(Al Jazeera Media Network) In Lebanon, people are no strangers to conflict.
“If there has to be a war, then there will be a war. Do you know how many wars we have been through since I have been alive? We are used to it,” 55-year-old Ahmed Ali told Al Jazeera at a transport hub in Lebanon’s capital, Beirut.
In just his lifetime, Lebanon has been through a devastating civil war, a conflict with Israel, internal battles between armed factions, and spillover from the war in neighbouring Syria.
But since the Palestinian group Hamas launched an unprecedented operation against Israel on Saturday, residents in Lebanon have looked on with trepidation.
The tiny Levant country of 6 million people – already reeling from a historic economic meltdown – is on the cusp of conflict following an uptick in cross-border violence with Israel.
On Monday, Israeli shelling killed three members of the Lebanese Shia group Hezbollah, according to a statement from the Iran-backed organization. An Israeli deputy commander and two Palestinian fighters in southern Lebanon were also killed.
The next day, Hezbollah fired a guided missile at an Israeli military vehicle. Israel retaliated by hitting a Hezbollah observation post that belongs to the mainly Shia armed group.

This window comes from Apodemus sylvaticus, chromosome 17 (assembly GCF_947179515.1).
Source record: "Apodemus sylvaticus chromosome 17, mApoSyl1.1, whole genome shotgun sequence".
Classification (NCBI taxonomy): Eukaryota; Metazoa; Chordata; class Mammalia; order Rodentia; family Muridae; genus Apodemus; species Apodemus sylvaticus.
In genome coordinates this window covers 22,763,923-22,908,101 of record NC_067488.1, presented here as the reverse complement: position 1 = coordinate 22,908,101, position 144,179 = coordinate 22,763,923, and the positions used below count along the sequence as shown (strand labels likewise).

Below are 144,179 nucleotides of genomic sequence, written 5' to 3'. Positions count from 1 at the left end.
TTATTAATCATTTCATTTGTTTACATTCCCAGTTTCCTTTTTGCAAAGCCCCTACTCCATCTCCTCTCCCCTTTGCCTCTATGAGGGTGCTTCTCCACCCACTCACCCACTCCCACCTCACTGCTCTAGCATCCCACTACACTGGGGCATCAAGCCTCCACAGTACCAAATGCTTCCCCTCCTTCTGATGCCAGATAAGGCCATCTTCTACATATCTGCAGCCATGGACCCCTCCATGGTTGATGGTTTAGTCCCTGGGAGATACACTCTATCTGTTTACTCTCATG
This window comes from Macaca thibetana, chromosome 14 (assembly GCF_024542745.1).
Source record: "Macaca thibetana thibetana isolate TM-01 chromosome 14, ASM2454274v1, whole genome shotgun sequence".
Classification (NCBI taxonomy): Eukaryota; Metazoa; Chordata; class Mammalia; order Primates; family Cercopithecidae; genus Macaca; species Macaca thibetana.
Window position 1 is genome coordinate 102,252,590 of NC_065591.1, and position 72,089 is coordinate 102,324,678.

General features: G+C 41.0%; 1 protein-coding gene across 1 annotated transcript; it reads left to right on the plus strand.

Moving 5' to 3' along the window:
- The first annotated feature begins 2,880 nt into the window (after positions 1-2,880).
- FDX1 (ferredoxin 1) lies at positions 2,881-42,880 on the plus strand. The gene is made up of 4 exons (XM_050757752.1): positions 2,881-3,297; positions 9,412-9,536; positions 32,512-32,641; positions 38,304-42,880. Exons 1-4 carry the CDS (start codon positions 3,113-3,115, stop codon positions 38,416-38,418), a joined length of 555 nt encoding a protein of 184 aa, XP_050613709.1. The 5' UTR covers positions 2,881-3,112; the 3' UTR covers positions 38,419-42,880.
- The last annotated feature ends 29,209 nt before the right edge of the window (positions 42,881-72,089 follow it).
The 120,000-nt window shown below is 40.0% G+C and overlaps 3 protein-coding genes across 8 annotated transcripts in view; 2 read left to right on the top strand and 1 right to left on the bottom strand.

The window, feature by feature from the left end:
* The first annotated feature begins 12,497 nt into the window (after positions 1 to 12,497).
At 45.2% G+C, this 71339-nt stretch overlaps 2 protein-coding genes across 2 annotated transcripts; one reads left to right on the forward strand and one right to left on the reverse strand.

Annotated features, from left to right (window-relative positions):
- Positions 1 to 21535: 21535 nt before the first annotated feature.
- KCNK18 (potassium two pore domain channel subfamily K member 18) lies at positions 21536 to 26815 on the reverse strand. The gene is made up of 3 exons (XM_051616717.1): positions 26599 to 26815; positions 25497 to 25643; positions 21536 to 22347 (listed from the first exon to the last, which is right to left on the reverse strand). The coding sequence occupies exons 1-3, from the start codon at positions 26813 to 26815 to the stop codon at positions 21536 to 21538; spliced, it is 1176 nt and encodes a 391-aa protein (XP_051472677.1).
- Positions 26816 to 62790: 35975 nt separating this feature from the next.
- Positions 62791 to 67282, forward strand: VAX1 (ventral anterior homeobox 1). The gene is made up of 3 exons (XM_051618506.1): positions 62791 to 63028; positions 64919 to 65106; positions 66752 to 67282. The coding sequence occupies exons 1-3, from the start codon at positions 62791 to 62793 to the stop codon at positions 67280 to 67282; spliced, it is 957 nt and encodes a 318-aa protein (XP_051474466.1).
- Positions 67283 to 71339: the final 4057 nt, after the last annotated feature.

The escalation in violence has forced hundreds of Lebanese to remain inside their homes or flee towards the southern suburbs of Beirut.
“Most of the neighbours of my relatives have all fled their homes [out of caution],” Zein Abdeen, 21, told Al Jazeera. “Those with small children left right away, but young men living alone have stayed behind. They are not afraid.”
In the summer of 2006, Hezbollah captured two Israeli soldiers with the aim of doing a prisoner swap deal with Israel. However, Israel responded by bombing the home of Hezbollah’s leader Hassan Nasrallah, prompting a 34-day war.
The conflict ended in a stalemate and the human cost was steep: about 1,100 Lebanese and 165 Israelis were killed.
The war gave Hezbollah a huge reputation boost across the wider Arab world as it celebrated its ability to withstand Israeli assault.
But faced with an acute financial crisis for years now – about 80 percent of Lebanon’s population lives below the poverty line – many fear the country will not be able to recover from another all-out war with Israel.
After the devastation of Lebanon’s infrastructure in the 2006 war, several Gulf states donated large sums of money to repair the country. Saudi Arabia pledged an aid package of $500 million and deposited $1 billion into Lebanon’s central bank.
But with those same Gulf countries having withdrawn much of their support to Lebanon in recent years, angry at Hezbollah’s ties to Iran, many Lebanese fear they will not get that level of support again.